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Drugs Aging. 1995 Dec;7(6):480-503.

Pentoxifylline (oxpentifylline). A review of its therapeutic efficacy in the management of peripheral vascular and cerebrovascular disorders.

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  • 1Adis International Limited, Auckland, New Zealand.


Pentoxifylline (oxpentifylline) has been used widely in the treatment of intermittent claudication, a prevalent condition in the elderly population. The exact mechanism(s) of action of the drug are unclear, but may be related to identified effects on white blood cell function and haemorrheological parameters. Clinical trials which conform best with European and North American guidelines have shown that 6 months' oral therapy with pentoxifylline 1200 mg/day significantly improves walking distances in patients with intermittent claudication. Patients most likely to benefit from treatment are those with an ankle/arm blood pressure ratio < or = 0.8 and a history of disease > 1 year. However, it remains unclear whether pentoxifylline or any other conservative treatment approach (including physical training) offers long term benefit, as studies comparing the development of intermittent claudication after several years of treatment with the natural course of the disease are still lacking. In patients with more severe vascular disease, intravenous administration of pentoxifylline (1200 mg/day for 21 days) decreased rest pain in patients with critical limb ischaemia. Oral administration (1200 g/day for up to 6 months) increased the healing of venous ulcers of the leg when used as an adjunct to standard compression bandaging. However, further studies are required to confirm these initial findings. The efficacy of pentoxifylline in the treatment of cerebrovascular disease has been evaluated in controlled clinical trials. Most notably, long term therapy (1200 mg/day) may slow the progression of dementia in patients who meet the clinical diagnostic criteria for 'multi-infarct' dementia and who also have clinical and neuroradiological evidence of cerebrovascular disease. The drug is effective in decreasing the risk of transient ischaemic attacks, but there are insufficient data to determine its value in the prevention and treatment of stroke. Pentoxifylline is well tolerated, with gastrointestinal effects reported in fewer than 3% of treated patients. However, the incidence of adverse events may be higher in elderly patients and/or those receiving concomitant medications. In summary, pentoxifylline is the most established agent when drug therapy is deemed appropriate in patients with intermittent claudication. Moreover, a promising new development for the drug is in the management of cerebrovascular dementia, an area where few therapeutic options are currently available.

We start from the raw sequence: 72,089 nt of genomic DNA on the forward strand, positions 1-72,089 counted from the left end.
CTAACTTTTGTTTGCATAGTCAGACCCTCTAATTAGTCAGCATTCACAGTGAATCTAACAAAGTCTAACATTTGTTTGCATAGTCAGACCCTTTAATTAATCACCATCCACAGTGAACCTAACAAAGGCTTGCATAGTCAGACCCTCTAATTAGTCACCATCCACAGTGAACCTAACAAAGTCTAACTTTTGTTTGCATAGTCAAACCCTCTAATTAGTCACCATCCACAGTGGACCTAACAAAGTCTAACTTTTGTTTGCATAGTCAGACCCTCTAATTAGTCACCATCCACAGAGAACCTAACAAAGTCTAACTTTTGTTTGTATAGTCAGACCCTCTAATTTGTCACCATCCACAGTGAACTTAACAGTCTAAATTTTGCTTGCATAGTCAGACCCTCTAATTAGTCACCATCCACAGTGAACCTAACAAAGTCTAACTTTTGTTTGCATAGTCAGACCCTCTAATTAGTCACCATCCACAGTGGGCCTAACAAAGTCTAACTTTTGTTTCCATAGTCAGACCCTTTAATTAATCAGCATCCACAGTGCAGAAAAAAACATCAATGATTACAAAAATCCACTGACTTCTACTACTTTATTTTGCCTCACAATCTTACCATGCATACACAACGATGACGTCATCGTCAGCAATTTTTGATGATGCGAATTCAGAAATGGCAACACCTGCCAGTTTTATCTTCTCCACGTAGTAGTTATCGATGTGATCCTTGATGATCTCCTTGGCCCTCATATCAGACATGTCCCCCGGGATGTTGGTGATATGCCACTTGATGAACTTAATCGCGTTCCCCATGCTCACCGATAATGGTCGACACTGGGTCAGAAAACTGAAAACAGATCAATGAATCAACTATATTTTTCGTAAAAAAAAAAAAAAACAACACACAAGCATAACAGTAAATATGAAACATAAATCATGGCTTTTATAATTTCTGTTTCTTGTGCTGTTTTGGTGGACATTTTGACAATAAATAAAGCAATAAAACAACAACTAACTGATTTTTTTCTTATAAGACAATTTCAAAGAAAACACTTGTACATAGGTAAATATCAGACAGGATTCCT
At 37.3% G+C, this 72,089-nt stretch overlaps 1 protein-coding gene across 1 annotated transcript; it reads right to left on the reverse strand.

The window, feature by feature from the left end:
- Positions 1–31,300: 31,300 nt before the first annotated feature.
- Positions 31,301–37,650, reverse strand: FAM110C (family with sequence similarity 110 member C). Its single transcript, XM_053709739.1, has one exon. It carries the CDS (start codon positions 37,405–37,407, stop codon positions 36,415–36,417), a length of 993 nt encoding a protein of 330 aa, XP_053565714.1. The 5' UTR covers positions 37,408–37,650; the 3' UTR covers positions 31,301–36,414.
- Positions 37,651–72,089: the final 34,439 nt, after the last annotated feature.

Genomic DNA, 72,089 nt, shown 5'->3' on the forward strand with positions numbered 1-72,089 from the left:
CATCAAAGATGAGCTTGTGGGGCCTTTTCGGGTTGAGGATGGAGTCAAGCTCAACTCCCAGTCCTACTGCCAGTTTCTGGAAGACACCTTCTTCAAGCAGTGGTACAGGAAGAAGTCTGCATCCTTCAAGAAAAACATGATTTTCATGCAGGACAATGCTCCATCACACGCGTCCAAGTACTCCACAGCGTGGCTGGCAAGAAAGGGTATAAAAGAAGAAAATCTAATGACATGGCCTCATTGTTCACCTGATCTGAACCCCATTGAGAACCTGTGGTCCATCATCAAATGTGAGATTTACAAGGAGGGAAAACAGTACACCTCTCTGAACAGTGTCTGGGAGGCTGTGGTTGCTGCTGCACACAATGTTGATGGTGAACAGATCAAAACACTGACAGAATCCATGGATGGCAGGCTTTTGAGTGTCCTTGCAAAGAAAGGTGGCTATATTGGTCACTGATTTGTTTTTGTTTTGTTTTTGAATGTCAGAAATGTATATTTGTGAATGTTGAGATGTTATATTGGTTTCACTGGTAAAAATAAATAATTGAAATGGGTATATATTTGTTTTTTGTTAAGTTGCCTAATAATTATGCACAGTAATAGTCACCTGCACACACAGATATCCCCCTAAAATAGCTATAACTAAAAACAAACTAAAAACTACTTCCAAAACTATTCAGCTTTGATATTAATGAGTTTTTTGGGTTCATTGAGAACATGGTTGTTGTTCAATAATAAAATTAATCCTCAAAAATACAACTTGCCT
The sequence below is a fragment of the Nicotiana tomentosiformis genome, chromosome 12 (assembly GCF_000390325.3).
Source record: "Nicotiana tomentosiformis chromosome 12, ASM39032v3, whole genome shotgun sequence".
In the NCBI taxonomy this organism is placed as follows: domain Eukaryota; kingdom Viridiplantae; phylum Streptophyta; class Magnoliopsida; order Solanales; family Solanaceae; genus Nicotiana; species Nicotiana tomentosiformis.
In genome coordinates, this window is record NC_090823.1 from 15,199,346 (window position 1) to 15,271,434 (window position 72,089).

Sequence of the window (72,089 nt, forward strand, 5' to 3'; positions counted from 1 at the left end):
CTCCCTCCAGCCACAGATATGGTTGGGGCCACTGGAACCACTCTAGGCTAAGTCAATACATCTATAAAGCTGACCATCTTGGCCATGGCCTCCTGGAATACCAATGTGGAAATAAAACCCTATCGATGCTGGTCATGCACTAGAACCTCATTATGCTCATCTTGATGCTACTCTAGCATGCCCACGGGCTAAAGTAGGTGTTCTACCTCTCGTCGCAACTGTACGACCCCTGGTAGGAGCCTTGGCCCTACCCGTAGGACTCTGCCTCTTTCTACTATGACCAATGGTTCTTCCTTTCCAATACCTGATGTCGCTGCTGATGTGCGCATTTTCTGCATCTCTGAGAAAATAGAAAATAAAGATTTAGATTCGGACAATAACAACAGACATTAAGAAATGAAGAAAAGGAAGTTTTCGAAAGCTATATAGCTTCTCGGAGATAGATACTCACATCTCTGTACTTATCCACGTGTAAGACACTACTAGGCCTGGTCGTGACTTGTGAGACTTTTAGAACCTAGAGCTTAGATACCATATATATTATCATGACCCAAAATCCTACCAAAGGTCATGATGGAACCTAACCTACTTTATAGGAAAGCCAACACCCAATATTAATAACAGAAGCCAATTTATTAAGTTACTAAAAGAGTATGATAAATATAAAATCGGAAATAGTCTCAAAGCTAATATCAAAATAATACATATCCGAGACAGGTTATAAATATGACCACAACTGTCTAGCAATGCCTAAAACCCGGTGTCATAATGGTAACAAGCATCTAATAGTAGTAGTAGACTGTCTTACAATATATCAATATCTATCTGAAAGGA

[PubMed - indexed for MEDLINE]
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